MODI GOVT @ 2: A DAY OF STATISTICAL TALES

Today was basically a field days for spokespersons. They tried to cover as much length and breadth of this country as possible and they tried to speak as louder as they could so as to become audible (and visible) to media and social media eyes and ears and so on. What was put in action some days ago saw its top pitch today and will have its various notes in the days to come.

The biggest of them (in stature), held big sized rallies like the one held by Narendra Modi in Saharanpur.

Then there were extensions – from the ruling party – and from the opposition – selling and counter-selling achievements and allegations.

And then there were propped up or spontaneous splinter entities – on airwaves – blessing or bashing the two years of the Narendra Modi government.

Now, statistics tells what you want it to tell.

So, Narendra Modi, his spokespersons, other leaders of his party and his supporters have plenty to tell – from social empowerment – to introducing structural changes in infrastructure – to industrial turnaround – to internal and external security – to foreign policy.

Likewise, Narendra Modi and BJP’s political rivals, including Modi’s detractors, have as much in their kitty as they want to scatter – and they want to scatter it all.

So, if NDA and BJP’s ministers, MPs and other leaders are busy holding meetings and rallies in different parts of countries, hard-selling their claimed achievements in these two years – the two years, that according to them, have changed India – political rivals and opposition, including Congress, Left Front, JDU, AAP and others are busy hard-selling their counterpoints – presenting point by point rebuttal of government’s claims.

But the fact is – statistics doesn’t really tell the stories that pull votes in times of elections – if figures are without facts – or even if figures are with flimsy facts. We all saw how NDA’s ‘India Shining’ campaign crumbled in 2004. We saw how miserably the Manmohan Singh led UPA government failed in convincing people in 2014 Lok Sabha polls that it indeed had delivered on governance.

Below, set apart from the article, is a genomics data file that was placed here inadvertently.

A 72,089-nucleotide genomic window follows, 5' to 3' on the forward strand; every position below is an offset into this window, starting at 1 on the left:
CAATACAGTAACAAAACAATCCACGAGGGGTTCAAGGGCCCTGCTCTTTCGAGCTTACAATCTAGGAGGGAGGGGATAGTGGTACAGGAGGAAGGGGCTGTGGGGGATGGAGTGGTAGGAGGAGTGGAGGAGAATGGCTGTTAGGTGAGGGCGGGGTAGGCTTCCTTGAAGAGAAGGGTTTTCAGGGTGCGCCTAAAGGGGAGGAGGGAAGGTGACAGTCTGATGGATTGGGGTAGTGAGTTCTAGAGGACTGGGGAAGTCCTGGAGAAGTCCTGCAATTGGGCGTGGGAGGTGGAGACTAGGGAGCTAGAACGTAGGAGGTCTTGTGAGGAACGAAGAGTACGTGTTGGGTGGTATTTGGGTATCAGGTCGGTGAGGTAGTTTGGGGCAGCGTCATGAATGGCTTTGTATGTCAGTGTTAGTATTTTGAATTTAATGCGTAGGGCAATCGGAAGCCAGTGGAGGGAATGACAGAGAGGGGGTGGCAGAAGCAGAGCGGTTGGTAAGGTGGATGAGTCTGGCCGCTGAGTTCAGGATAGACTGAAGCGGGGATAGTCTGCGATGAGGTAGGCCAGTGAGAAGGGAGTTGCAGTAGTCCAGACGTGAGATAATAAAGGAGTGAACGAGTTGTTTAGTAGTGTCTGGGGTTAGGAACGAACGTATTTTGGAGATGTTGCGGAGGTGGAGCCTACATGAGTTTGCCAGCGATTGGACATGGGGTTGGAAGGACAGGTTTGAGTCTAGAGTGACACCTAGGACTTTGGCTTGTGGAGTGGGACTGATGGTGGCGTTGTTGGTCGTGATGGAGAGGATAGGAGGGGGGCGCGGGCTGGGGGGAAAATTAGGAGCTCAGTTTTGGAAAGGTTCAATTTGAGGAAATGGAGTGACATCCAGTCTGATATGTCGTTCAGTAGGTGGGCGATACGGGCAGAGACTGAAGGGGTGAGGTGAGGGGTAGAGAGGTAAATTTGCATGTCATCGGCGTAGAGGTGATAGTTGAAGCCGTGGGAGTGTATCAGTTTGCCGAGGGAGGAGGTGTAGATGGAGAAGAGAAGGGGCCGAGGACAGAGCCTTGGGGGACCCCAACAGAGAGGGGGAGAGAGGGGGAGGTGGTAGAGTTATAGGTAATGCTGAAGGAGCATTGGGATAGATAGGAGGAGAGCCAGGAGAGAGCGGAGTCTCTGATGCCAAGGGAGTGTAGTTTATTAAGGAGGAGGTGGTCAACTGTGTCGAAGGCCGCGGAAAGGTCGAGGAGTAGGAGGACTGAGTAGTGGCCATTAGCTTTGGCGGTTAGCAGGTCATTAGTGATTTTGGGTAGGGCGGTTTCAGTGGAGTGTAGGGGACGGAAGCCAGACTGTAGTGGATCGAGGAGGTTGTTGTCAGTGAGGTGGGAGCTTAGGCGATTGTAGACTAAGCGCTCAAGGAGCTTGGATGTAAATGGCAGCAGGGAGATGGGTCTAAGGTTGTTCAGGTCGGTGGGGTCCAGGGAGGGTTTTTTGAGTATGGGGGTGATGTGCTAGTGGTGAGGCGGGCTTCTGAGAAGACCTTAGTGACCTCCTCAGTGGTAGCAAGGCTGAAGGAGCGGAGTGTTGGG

Like Modi has directed his ministers and party members to take their achievements to people, Manmohan Singh, Sonia Gandhi and Rahul Gandhi, too, had tried. The difference is – Modi is on the job right from the first year of his government while Manmohan Singh’s government tried it as a desperate campaign measure in the face of a sky-high anti-incumbency after nine years in the office.

Obviously, those statistical tales didn’t help Manmohan Singh and Congress then and the party was reduced to its lowest tally of 44 in the Lok Sabha. Narendra Modi must be having that in mind.

The biggest currency that Narendra Modi has, after two years in government, is – he still has no competition at his level. He is still the most popular politician, one of the most popular prime ministers and the gap between him and others who could pose as his rival to the prime minister’s office in 2019 is comfortably wide. In fact, he is sitting at the top pretty comfortably.

After two years of Narendra Modi in 7RCR, the official residence of India’s prime minister, India, still, has no political alternative to him.

But then, three years is a long time in India’s political landscape. Anything can happen. Let’s see which way the political tide turns (and soars) starting with the Uttar Pradesh assembly elections early next year.

©/IPR: Santosh Chaubey – https://santoshchaubey.wordpress.com/

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